I've prototyped an simple approach to having conditionals and templating
in Baserock definitions.
You can see what I'm proposing in this branch:
Files that need templating are now called .morph.in, rather than .morph.
Before using definitions.git, you need to run `./configure`, which
generates the real .morph files. You can run ./configure multiple times
to create different configurations. For example, run `./configure
x86_64-generic` to create build-system.x86_64-generic.morph, and then
run `./configure jetson` to create build-system.jetson.morph.
The 'configure' script has various named configurations built into it
based on what already existed in the repo. It's also possible to specify
custom configurations, e.g:
./configure armv8l64-chroot --arch=armv8l64 --bsp=None
There are not many config flags right now, and it should stay that way,
but we can see a few more useful ones, like x11/wayland flags for the
GNOME system. Underneath it uses Jinja2 templates to substitute
variables for their values. You can probably do quite clever stuff with
them, i've kept it simple in this example, but more can be done.
I have two questions in my mind right now...
1. is the Jinja2 template language a good one? Should we use a different
preprocessor system, like GNU m4? Or should we use Nix expression
language? Should we try and come up with our own simple DSL for
I don't feel too strongly about this, except that we should avoid
having generic looping constructs or any kind of side effects.
2. Should this be built into definitions format, rather than being
The Baserock definitions format is currently a good serialization of the
actual build+integration instructions, in a way that can be used more or
less directly by tools. The addition of conditionals, branching and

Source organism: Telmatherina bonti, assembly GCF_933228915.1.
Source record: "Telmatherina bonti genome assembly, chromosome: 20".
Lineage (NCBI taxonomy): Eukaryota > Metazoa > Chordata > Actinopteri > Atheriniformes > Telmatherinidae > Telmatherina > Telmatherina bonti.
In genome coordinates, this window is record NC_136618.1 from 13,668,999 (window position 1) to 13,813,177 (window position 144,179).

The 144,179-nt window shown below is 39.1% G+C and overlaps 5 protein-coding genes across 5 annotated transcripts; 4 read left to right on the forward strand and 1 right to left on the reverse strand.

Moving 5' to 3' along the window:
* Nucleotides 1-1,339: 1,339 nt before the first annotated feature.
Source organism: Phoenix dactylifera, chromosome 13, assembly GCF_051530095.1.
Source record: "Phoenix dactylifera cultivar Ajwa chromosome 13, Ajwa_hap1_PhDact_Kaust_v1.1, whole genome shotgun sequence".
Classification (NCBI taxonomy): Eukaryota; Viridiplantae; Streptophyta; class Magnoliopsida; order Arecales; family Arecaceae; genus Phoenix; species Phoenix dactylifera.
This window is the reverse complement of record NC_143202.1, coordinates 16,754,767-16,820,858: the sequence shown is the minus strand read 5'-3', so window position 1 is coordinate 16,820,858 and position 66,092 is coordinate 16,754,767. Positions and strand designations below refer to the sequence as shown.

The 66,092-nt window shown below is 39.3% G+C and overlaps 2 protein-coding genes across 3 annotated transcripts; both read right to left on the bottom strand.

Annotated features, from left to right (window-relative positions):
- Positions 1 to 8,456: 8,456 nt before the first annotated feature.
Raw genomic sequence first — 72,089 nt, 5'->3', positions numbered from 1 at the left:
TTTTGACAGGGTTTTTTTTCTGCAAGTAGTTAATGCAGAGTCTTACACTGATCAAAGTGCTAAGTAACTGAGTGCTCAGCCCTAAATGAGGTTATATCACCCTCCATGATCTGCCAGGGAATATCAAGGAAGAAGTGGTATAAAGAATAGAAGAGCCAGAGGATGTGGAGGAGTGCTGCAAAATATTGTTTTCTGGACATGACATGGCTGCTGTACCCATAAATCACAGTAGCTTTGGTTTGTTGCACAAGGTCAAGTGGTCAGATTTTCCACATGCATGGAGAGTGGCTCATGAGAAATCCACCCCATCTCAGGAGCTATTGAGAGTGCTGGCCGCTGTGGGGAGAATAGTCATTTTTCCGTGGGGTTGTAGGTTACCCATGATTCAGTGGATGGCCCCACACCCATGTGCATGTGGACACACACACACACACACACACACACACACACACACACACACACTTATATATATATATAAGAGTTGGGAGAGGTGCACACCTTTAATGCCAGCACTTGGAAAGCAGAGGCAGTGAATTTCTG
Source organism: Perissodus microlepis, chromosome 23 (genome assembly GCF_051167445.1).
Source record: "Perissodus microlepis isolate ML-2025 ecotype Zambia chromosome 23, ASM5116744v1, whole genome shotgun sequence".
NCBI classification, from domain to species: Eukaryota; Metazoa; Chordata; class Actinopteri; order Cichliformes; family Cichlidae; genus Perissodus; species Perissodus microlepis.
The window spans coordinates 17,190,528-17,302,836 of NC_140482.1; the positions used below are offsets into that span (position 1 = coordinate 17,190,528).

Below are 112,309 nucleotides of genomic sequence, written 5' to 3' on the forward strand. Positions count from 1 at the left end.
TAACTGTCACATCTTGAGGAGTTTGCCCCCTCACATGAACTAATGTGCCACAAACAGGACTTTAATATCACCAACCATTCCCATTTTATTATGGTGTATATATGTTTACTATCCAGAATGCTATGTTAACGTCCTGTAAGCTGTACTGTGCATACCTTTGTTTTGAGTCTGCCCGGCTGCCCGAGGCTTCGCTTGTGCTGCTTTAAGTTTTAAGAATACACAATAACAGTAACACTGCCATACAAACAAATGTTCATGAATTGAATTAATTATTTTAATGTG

templating means that is no longer true. For tools to be able to work
on the data, there needs to be a step that goes from the human-readable
input to the machine-readable data. Right now that's the 'configure'
script. If we encode these templating rules into the spec, then
effectively each tool that wants to access the definitions data needs to
have the 'configure' script built into itself.
On the other hand, code generation is a bit ugly, and indeed it can lead
to the most horrific toppling towers of hacks: see the GNU Autotools.
There have been a couple of previous thoughts on this. Tristan proposed
'flavours': those allow definining multiple variants of a component in a
single chunk .morph file, and merging the 'forks' in the dependency
graph that result. I still like that idea, and I think what I'm
proposing doesn't really conflict. It's discussed here:
A discussion of templating from 2014 is here:
Let me know what you think. I haven't tested the resulting branch
very hard, I will definitely have broken stuff. I do have the
minimal-system.x86_64-generic.morph system building with YBD though and
it seems to be going fine so far.
Sam Thursfield, Codethink Ltd.
Office telephone: +44 161 236 5575